By U. Kelley Riedel, Attorney at law
PROTECTING OUR ELDERLY — Burn and fire injuries suffered by older adults are on the rise. According to the American Burn Association, over 1,200 Americans aged 65 and older die each year as a result of fire or burn related injuries. Adults aged 65 and over have two to four times the fire or burn injury death rate compared to the national average.
While many fire-related deaths of the elderly can be attributed to careless smoking, the leading cause of fire and burn injuries to older adults is cooking related. Closely behind statistically, scalding incidents, faulty electricity and chemical burns also cause a large number of serious injuries and deaths to the elderly population. These burn and fire injuries can occur in a private home as well as in a nursing home where proper protocols are not in place to prevent such injuries, or when the nursing home staff fails to implement proper burn prevention protocols.
Older adults experience many physical and cognitive changes during the aging process which make them more susceptible to fire and burn injuries. Their ability to see, hear and feel fire and burn dangers decreases as they age, for example an older adult with diminished eyesight may not see that a stove burner is on. Older adults with decreased mobility are less able to escape a fire, and impairments due to illness such as stroke, or even medication or alcohol consumption, can interfere with their ability to recognize or react to the dangers of a fire or burn.
Because almost 13% of the U.S. population (over 36 million) is aged 65 and older, there is a need to assess injury risk affecting them as they age. The needs of older adults include assistance with daily living, making their living environment safe and educating older adults, particularly those who live alone, about the fire and burn dangers. The American Burn Association predicts that as the nation’s older population grows, fire death tolls will likely rise in proportion to that growth unless these needs are met.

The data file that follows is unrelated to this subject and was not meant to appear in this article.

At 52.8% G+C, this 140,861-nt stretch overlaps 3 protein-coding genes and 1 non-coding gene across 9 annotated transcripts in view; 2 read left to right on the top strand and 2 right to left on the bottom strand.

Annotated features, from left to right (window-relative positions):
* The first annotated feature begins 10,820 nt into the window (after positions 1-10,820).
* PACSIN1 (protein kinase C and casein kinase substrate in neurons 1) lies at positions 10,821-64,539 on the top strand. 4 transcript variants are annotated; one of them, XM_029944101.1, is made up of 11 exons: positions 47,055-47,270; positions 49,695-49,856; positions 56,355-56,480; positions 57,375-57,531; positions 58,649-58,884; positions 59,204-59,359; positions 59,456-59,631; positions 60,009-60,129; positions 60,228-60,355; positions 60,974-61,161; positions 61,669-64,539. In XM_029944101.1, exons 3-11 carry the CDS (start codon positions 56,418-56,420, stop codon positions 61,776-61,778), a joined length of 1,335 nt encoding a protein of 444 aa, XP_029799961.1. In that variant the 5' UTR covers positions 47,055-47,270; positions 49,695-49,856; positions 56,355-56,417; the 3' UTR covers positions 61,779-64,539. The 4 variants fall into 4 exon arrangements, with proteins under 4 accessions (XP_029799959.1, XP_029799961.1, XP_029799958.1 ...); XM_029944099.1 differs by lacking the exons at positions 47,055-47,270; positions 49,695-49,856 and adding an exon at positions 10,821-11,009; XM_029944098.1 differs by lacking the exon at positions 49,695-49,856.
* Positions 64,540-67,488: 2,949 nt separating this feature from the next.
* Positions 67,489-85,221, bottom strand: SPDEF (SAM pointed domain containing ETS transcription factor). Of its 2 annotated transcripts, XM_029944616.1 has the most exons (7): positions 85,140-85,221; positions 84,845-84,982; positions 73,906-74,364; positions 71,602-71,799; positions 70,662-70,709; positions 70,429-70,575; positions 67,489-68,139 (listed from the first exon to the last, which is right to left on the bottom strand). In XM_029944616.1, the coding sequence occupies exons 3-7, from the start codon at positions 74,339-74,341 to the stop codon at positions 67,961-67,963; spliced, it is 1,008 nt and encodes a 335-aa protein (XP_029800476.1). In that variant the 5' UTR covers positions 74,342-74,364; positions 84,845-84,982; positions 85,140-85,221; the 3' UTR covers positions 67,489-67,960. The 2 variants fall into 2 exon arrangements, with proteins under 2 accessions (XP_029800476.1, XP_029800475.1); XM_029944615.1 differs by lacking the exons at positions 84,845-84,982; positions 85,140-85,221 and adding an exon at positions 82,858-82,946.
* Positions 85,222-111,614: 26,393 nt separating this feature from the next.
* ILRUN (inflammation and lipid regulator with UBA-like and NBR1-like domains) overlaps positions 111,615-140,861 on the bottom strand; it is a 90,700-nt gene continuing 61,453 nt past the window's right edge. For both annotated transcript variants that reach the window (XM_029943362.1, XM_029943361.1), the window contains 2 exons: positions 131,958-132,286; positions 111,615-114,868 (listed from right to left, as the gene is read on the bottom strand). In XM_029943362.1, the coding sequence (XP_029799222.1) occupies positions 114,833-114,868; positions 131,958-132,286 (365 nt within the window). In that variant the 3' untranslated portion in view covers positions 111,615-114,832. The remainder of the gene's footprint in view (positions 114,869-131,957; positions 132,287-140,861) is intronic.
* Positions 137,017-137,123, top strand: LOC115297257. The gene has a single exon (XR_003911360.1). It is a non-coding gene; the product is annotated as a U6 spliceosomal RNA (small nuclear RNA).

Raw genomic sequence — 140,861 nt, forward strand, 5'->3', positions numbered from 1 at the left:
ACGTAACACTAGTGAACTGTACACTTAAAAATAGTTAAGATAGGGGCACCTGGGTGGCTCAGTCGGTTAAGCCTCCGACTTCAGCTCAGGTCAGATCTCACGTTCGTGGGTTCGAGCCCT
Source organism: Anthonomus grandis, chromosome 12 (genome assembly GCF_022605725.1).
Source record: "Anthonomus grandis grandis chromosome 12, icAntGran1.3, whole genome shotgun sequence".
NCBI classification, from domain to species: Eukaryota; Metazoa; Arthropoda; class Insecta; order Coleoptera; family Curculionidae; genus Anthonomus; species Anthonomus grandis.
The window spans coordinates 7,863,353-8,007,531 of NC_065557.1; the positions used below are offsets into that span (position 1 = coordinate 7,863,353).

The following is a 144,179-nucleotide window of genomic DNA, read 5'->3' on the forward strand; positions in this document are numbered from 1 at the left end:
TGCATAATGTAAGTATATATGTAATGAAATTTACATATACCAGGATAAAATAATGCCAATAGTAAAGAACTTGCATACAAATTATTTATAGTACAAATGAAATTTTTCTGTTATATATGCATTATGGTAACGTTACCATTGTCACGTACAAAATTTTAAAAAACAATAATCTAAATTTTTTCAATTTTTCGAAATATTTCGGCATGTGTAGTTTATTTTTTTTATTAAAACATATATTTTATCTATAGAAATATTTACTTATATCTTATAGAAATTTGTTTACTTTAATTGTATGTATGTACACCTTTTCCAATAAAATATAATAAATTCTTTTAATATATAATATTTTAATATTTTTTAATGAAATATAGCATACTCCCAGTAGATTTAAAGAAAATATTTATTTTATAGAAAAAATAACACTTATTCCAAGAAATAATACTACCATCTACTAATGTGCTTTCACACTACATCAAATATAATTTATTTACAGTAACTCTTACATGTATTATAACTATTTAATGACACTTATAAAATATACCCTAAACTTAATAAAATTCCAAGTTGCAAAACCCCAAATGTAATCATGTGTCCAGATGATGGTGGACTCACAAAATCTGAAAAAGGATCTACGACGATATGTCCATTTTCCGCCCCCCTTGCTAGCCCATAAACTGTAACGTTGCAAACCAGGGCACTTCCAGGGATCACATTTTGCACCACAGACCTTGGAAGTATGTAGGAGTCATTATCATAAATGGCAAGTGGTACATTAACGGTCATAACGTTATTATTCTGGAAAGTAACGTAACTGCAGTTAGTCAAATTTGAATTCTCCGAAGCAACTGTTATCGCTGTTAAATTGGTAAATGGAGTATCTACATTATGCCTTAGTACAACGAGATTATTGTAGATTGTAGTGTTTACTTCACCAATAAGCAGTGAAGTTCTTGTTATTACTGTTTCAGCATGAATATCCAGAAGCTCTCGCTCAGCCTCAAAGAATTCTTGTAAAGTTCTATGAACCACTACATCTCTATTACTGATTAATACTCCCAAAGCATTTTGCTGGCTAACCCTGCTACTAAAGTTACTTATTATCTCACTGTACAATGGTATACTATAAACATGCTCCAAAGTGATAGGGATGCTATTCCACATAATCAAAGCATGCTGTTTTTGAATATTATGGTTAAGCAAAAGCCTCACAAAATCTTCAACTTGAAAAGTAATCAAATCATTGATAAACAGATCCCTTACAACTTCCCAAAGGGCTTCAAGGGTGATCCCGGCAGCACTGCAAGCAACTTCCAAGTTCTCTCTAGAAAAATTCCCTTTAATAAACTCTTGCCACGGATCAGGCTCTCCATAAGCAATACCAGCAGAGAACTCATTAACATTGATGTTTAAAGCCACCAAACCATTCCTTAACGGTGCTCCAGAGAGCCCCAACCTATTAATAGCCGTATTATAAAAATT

As over 50% of adults over age 65 in the U.S. live with some sort of assisted care, whether it be in a private home or in a nursing home or other type of care facility for the elderly, these assisted care and living programs have a responsibility to make the living environment as safe as possible to prevent fire and burn injuries. Administrators of nursing homes and home health care programs must consider fire safety and burn prevention as part of their plan of care. Employees, patients and their families must be educated about the common causes of burns as well as how to prevent them.
Older adults who live alone are 30% more likely to suffer an unintended injury such as a fire or burn injury. It is only through education and prevention methods that the risk of such types of injuries can be reduced.
U. Kelley Riedel is a partner with the law firm of Berman & Riedel, LLP in San Diego, California. The firm is well-known throughout the State of California for obtaining exceptional results on behalf of burn victims, as well as people who have suffered serious personal injuries and the elderly and dependent adults who are suffer abuse or neglect while residing in a nursing home.